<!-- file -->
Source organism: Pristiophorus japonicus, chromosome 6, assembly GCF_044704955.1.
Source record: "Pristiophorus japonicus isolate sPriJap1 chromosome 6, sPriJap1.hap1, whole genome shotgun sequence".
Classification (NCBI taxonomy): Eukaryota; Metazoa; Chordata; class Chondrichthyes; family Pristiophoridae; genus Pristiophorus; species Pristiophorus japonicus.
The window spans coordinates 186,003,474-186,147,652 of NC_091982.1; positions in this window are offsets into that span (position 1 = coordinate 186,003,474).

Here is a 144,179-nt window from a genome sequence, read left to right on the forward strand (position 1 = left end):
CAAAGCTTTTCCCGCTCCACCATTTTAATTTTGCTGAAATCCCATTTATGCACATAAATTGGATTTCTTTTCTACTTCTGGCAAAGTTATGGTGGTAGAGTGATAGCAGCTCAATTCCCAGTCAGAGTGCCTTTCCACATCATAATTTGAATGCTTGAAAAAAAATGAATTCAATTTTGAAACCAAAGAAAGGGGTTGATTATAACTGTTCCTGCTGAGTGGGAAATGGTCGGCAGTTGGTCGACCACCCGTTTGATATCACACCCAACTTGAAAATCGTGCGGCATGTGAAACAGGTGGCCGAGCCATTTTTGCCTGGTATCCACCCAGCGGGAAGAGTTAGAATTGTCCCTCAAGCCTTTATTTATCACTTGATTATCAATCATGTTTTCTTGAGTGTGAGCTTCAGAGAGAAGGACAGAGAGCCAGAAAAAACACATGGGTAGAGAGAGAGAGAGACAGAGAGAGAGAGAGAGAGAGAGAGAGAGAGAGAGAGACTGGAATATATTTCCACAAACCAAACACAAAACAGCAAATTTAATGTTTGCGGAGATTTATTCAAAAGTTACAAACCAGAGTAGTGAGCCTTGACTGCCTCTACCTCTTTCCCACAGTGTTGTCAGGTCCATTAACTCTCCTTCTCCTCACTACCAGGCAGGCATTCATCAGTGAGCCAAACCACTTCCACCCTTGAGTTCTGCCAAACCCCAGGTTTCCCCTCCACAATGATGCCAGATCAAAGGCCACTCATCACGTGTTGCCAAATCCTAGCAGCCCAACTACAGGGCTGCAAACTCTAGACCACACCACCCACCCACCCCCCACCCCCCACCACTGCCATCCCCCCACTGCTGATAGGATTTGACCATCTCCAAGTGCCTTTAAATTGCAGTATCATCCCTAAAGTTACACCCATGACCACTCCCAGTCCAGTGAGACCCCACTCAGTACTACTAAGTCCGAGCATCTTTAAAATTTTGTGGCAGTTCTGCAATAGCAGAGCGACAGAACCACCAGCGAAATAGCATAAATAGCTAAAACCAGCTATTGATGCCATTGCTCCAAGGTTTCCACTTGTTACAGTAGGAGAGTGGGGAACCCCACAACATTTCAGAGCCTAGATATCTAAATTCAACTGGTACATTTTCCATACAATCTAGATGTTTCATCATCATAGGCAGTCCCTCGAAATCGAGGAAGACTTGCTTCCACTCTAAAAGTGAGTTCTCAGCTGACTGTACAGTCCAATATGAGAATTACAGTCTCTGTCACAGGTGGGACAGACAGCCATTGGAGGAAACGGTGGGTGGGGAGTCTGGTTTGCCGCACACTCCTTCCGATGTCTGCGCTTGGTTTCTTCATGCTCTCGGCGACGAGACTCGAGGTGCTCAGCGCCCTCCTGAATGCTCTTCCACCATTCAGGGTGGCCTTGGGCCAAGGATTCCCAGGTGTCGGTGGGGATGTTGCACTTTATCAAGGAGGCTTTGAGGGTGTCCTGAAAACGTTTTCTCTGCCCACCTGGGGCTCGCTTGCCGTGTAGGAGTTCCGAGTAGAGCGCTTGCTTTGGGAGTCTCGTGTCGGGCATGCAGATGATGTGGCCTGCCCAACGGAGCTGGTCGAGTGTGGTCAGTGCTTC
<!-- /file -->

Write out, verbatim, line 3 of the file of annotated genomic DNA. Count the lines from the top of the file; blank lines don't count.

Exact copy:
Classification (NCBI taxonomy): Eukaryota; Metazoa; Chordata; class Chondrichthyes; family Pristiophoridae; genus Pristiophorus; species Pristiophorus japonicus.